Unexpectedly, these deduced genetic blueprints for type III PKSs revealed each Dictyostelium type III PKS to be fused to other enzymatically active protein domains. This never seen before hybrid arrangement works like a very efficient bucket brigade that synthesizes polyketide molecules in slime mold cells.
"Nature has paved the way to exploit this novel domain arrangement to bioengineer more efficient ways of making modified polyketides for human uses," said Austin.
Moving to the bench, Austin and Noel lab manager Marianne Bowman isolated Dictyostelium DNA encoding the type III PKS domains and not only determined their structure, which indeed resembled a plant PKS, but also showed that one of them, called Steely2, made the chemical scaffold of DIF-1 in a test tube. All that was left was to prove was that slime molds themselves used the newly discovered enzyme to make DIF-1.
For that Noel and Austin turned to co-senior author Robert Kay, Ph.D., a Dictyostelium cellular differentiation expert and groupleader at the MRC. "We wrote a paper and sent a version to Rob Kay and said, ‘You don’t know us, but here’s what we do. Biochemically we have identified the machinery that makes the essential precursor for the bioactive DIF-1 molecule.’ "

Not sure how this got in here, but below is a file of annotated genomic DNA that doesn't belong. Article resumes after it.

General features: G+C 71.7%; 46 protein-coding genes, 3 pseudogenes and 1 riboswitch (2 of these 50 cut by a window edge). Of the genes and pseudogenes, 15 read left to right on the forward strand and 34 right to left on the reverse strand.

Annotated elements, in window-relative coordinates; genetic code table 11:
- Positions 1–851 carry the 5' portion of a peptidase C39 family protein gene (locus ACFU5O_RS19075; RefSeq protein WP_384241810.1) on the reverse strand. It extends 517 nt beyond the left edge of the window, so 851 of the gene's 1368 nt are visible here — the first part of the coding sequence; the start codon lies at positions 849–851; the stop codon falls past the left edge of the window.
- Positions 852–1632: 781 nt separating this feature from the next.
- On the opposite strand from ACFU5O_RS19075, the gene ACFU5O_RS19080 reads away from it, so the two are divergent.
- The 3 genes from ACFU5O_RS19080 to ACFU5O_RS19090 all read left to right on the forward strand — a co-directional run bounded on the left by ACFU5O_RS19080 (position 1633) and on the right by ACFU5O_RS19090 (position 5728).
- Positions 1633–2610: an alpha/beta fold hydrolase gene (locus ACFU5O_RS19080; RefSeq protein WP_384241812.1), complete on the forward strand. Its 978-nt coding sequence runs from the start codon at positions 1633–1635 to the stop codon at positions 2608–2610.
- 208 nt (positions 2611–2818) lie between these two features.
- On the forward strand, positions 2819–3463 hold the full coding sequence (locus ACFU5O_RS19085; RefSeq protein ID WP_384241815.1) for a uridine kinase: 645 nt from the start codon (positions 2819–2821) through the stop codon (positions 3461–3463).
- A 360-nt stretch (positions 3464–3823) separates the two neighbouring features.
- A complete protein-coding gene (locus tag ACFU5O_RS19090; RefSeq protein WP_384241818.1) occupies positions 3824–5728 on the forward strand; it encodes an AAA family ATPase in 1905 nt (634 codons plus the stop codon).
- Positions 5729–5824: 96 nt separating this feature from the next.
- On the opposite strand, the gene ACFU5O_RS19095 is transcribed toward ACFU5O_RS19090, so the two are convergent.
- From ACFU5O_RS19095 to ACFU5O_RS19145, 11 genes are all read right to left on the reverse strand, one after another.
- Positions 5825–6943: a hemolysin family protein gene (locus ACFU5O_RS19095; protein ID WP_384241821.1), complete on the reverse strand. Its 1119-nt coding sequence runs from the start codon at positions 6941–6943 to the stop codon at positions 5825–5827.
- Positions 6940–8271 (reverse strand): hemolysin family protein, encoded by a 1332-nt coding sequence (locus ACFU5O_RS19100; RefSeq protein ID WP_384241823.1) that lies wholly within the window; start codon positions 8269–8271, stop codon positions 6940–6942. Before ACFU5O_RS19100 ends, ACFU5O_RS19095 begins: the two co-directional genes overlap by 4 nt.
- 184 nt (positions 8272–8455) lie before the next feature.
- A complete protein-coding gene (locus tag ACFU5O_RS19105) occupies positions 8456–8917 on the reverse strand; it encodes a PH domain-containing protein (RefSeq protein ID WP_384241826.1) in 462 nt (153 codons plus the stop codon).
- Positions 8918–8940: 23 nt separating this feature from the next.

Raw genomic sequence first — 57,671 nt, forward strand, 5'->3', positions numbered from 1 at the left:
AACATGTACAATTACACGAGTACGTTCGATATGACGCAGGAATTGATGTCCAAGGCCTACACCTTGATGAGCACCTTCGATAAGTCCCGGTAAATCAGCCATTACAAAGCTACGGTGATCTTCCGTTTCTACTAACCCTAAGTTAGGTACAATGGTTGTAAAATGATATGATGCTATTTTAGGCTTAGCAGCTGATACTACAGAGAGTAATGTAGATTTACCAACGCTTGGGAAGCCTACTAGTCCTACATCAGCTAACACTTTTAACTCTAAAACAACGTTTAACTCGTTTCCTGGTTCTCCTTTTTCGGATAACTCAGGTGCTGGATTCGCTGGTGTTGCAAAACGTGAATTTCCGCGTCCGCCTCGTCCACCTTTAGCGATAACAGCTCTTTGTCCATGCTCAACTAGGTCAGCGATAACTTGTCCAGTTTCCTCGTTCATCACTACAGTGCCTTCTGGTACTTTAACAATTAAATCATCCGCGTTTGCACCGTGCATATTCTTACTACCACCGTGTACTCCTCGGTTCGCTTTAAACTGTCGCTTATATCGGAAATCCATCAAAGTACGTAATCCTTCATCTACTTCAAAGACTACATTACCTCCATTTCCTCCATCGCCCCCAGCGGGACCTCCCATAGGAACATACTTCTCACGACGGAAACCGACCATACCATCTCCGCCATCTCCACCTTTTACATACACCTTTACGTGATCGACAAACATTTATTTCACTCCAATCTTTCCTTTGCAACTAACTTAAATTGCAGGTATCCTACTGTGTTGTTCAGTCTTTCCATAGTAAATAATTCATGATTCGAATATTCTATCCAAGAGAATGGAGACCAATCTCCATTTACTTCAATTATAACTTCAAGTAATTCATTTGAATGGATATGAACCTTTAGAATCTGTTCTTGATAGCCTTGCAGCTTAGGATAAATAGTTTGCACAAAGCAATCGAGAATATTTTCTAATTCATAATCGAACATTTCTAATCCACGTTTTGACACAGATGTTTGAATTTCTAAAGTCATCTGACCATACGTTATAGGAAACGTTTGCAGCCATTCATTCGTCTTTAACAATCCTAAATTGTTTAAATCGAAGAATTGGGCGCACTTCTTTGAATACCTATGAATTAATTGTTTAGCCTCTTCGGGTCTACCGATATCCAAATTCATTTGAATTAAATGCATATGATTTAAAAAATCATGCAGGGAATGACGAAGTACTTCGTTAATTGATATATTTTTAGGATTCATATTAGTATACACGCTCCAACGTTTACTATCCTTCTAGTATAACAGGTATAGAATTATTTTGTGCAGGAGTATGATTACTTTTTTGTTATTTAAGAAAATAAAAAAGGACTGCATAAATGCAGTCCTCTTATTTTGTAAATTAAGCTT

Kay replied that he and co-lead author Tamao Saito, PhD., a scientist on sabbatical in his lab, had also focused on these unusual type III PKS genes following the recently completed final assembly and annotation of the entire Dictyostelium genome, which was carried out by a worldwide collaboration of many scientists, including the Kay group.
|Microbial filaments and green slime on a rock. |
Credit: Diana Northrup
Working independently, Saito and Kay had deleted the Dictyostelium gene for Steely2. Not only could the resulting "deficient" slime molds not make DIF-1 but they couldn’t construct the rescue tower, which was exactly the biological corroboration that the Noel lab wanted to hear. The two labs pooled data and now publish their work as one, very complete story while continuing to collaborate on the chemical diversity found in this fascinating organism that crawls around on the forest floor.
Says Noel, who is a professor in the Jack H. Skirball Center for Chemical Biology and Proteomics at Salk, "This is a wonderful example of where egos get pushed aside about who did what and instead, as a scientific community, groups come together to address a fundamental question in biology. In the process, we collectively discovered an efficient chemical factory in Dicytostelium cells that informs us about how to modify similar systems used in other organisms to produce important medicines from nature."
For Noel the problem is to understand biocomplexity at a level traditionally ignored – the plethora of natural chemicals found throughout nature. Organisms use chemicals as a means of interacting with their surroundings and mankind has exploited this fact to discover the vast majority of pharmaceuticals used to treat disease today.
"The major fundamental question in our case is why do organisms make chemicals, what role do these molecules play in nature and how does the cellular machinery used to make them evolve over millions of years to provide new ways for the host organisms to survive and prosper. Understanding the diversity of natural chemicals and the machinery that produces them gives us a window to look back in time and understand how organisms evolve at the molecular level."